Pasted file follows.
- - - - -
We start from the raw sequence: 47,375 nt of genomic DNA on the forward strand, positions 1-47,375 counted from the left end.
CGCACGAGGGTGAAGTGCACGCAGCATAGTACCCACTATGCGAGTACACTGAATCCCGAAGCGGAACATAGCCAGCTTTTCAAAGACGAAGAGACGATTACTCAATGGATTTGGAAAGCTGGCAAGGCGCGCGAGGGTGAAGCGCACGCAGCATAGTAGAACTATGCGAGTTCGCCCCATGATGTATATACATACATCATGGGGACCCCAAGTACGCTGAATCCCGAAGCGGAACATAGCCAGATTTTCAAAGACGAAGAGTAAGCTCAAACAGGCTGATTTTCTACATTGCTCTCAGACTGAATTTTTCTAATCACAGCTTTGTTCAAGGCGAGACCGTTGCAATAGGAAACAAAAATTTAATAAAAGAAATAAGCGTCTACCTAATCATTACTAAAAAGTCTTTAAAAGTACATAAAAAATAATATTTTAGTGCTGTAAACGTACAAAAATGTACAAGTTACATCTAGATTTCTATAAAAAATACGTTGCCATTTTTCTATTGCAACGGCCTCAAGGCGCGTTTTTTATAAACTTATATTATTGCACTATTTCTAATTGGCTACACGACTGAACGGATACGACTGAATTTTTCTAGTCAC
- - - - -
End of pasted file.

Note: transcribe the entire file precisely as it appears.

We start from the raw sequence: 47,375 nt of genomic DNA on the forward strand, positions 1-47,375 counted from the left end.
CGCACGAGGGTGAAGTGCACGCAGCATAGTACCCACTATGCGAGTACACTGAATCCCGAAGCGGAACATAGCCAGCTTTTCAAAGACGAAGAGACGATTACTCAATGGATTTGGAAAGCTGGCAAGGCGCGCGAGGGTGAAGCGCACGCAGCATAGTAGAACTATGCGAGTTCGCCCCATGATGTATATACATACATCATGGGGACCCCAAGTACGCTGAATCCCGAAGCGGAACATAGCCAGATTTTCAAAGACGAAGAGTAAGCTCAAACAGGCTGATTTTCTACATTGCTCTCAGACTGAATTTTTCTAATCACAGCTTTGTTCAAGGCGAGACCGTTGCAATAGGAAACAAAAATTTAATAAAAGAAATAAGCGTCTACCTAATCATTACTAAAAAGTCTTTAAAAGTACATAAAAAATAATATTTTAGTGCTGTAAACGTACAAAAATGTACAAGTTACATCTAGATTTCTATAAAAAATACGTTGCCATTTTTCTATTGCAACGGCCTCAAGGCGCGTTTTTTATAAACTTATATTATTGCACTATTTCTAATTGGCTACACGACTGAACGGATACGACTGAATTTTTCTAGTCAC